The Democratic Party disappoints me regularly. I expect it. I am a registered Democrat for reasons of pragmatism. My ideology is well to the left of the majority of the party and of any presidential candidate I anticipate in my lifetime, though part of me always hopes to be surprised. As examples, I offer the following: I support an immediate end to the 'War On Drugs' (more accurately described as the War On Drug Users We Do Not Like), a sweeping civil rights reform package that would make many cringe, not merely 'amnesty' for illegal immigrants but an undefended border with Mexico and theoretically free transit across the same on par with that we used to enjoy with Canada, and significant defense spending reforms combined with major foreign policy reforms. I agree with John Kerry that the 'Global War on Terror' (more accurately described in a plethora of unflattering ways, when one considers that we have classified dissidents seeking social, cultural and religious freedom in China, under the same kind of crushing monolithic rule we condemned when it was practiced in the USSR) is primarily an exercise in law enforcement, but I disagree with most 'mainstream' politicians in either party that the GWOT is, or should be, a 'war' at all. I know that the majority of the Democratic Party does not share those views and that the 'mainstream' politicians who lead the party share very view of them or share them but believe their achievement impossible.
While I try to vote for the candidate who agrees with my views in the party primaries, he rarely wins. Since registering as a Democrat, the candidates whom I have supported in primary candidacies have included Bill Bradley, Carol Moseley Braun, and Dennis Kucinich (though I flirted with Mike Gravel and believe Bill Richardson should have been designated for either Vice President or Secretary of State) and never had a genuine hope of seeing any of them nominated. I then vote for the nominee in the general election because they are always less objectionable to my principles than the Republican alternative. That said, I never expect to see a Democratic president for whom I voted fulfill my agenda. They are nearly always very clear about what their own agenda is, and I know even that is a gamble with Congress.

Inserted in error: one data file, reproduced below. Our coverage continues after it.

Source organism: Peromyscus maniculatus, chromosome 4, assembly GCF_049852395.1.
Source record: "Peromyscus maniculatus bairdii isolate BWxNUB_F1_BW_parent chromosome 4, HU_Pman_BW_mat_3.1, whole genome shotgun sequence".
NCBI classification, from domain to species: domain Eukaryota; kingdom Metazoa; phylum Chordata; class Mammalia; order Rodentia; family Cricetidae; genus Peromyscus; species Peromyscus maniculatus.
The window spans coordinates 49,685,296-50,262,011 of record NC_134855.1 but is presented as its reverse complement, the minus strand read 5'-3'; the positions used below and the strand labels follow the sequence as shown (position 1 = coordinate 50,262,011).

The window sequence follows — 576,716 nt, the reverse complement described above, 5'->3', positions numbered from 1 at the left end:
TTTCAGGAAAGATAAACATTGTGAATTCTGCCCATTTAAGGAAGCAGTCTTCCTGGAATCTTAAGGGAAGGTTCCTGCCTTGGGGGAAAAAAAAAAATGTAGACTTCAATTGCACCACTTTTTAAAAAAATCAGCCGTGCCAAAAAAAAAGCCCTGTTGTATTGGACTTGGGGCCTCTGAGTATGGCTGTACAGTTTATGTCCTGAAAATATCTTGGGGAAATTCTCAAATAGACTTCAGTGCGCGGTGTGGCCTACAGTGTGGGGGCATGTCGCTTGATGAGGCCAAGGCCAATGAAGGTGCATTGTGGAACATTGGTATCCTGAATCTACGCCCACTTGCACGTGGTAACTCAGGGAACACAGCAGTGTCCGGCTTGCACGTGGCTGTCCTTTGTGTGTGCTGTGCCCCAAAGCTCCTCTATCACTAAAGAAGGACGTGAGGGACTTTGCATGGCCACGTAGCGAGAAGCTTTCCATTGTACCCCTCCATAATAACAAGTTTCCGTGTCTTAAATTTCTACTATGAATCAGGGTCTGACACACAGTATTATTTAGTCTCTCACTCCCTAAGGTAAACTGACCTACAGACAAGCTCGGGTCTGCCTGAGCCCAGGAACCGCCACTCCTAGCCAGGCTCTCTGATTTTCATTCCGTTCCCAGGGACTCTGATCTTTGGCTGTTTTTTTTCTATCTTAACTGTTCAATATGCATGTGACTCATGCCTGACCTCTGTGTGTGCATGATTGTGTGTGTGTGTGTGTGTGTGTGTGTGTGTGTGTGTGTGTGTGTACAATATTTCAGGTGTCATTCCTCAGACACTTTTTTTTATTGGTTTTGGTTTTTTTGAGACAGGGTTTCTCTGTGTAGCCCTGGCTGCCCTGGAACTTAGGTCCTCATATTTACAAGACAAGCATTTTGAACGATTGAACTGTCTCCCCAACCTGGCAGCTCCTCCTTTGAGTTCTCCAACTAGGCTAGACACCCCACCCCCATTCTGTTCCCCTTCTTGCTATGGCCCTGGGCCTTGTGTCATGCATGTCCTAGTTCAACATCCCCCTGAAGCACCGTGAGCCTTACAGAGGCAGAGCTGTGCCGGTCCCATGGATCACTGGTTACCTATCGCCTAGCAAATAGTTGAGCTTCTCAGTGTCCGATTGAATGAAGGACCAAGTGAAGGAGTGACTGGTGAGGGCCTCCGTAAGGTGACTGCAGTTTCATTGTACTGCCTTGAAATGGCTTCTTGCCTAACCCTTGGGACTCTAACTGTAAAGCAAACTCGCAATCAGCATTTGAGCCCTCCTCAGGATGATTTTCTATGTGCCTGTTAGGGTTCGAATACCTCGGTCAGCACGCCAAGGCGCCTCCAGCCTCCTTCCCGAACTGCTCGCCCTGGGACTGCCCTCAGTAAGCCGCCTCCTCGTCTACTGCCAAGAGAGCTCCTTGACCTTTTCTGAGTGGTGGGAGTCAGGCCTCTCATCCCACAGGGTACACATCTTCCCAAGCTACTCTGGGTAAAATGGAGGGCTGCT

What I find strange is that others in the party do not appear to understand this. GBLT activists are always shocked when their agenda is not pushed with the vigor they believe it should be. Despite the fact that, except for a brief period during the candidacy and first term of President Clinton, it never has been by any Democratic presidential candidate or president. Feminists and minority interests are never satisfied with the level of diversity in government, even when no specific promises about diversity have been made. Every group within the Democratic Party is always surprised that the electable candidate they nominated and then elected with the help of independent voters and moderate Republicans does not satisfy all their desires in a president.
The strength of the Democratic Party is that, to some extent, it seeks to give all members of American society a voice in the party and the government. The weakness of the Democratic Party is that the number of ideologically liberal Americans who truly support all elements of the stated agenda of the Democratic Party is not what it should be. The reason that the Republican Party so often, with some accuracy, accuses the Democratic Party of advocating group rights rather than individual rights is that the Democratic Party attempts to balance the interests of its constituent factions in exactly the same way the Republican Party (which, likewise, lacks a unified majority of all-encompassing 'conservative' constituents and is every bit as much an advocate of 'group rights' as the Democratic Party) attempts to do so. The strength of the Democratic Party is that all of those factions have some part in shaping party policy, whereas Republican dissenting voices (the Log Cabin Republicans come glaringly to mind) frequently do not. The weakness is that those factions are less inclined to cooperate when they do not feel their interests align.